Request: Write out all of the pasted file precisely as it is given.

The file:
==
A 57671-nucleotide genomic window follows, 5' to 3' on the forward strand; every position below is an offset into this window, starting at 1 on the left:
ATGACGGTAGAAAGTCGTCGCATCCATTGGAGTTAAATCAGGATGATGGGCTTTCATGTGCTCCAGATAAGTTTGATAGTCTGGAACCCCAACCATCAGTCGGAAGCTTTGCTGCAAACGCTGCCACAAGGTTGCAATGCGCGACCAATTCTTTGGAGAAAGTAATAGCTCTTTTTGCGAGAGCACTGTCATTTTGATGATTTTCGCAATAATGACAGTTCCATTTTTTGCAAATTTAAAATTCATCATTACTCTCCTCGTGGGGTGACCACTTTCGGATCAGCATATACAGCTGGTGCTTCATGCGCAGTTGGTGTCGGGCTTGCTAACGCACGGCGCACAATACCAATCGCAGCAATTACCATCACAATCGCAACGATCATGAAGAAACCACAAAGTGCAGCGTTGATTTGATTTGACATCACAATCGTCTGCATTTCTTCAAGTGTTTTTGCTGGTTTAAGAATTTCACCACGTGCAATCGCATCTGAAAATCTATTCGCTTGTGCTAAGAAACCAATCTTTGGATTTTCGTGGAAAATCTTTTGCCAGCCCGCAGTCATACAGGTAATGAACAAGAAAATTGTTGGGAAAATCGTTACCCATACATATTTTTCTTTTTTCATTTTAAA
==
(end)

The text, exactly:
A 57671-nucleotide genomic window follows, 5' to 3' on the forward strand; every position below is an offset into this window, starting at 1 on the left:
ATGACGGTAGAAAGTCGTCGCATCCATTGGAGTTAAATCAGGATGATGGGCTTTCATGTGCTCCAGATAAGTTTGATAGTCTGGAACCCCAACCATCAGTCGGAAGCTTTGCTGCAAACGCTGCCACAAGGTTGCAATGCGCGACCAATTCTTTGGAGAAAGTAATAGCTCTTTTTGCGAGAGCACTGTCATTTTGATGATTTTCGCAATAATGACAGTTCCATTTTTTGCAAATTTAAAATTCATCATTACTCTCCTCGTGGGGTGACCACTTTCGGATCAGCATATACAGCTGGTGCTTCATGCGCAGTTGGTGTCGGGCTTGCTAACGCACGGCGCACAATACCAATCGCAGCAATTACCATCACAATCGCAACGATCATGAAGAAACCACAAAGTGCAGCGTTGATTTGATTTGACATCACAATCGTCTGCATTTCTTCAAGTGTTTTTGCTGGTTTAAGAATTTCACCACGTGCAATCGCATCTGAAAATCTATTCGCTTGTGCTAAGAAACCAATCTTTGGATTTTCGTGGAAAATCTTTTGCCAGCCCGCAGTCATACAGGTAATGAACAAGAAAATTGTTGGGAAAATCGTTACCCATACATATTTTTCTTTTTTCATTTTAAA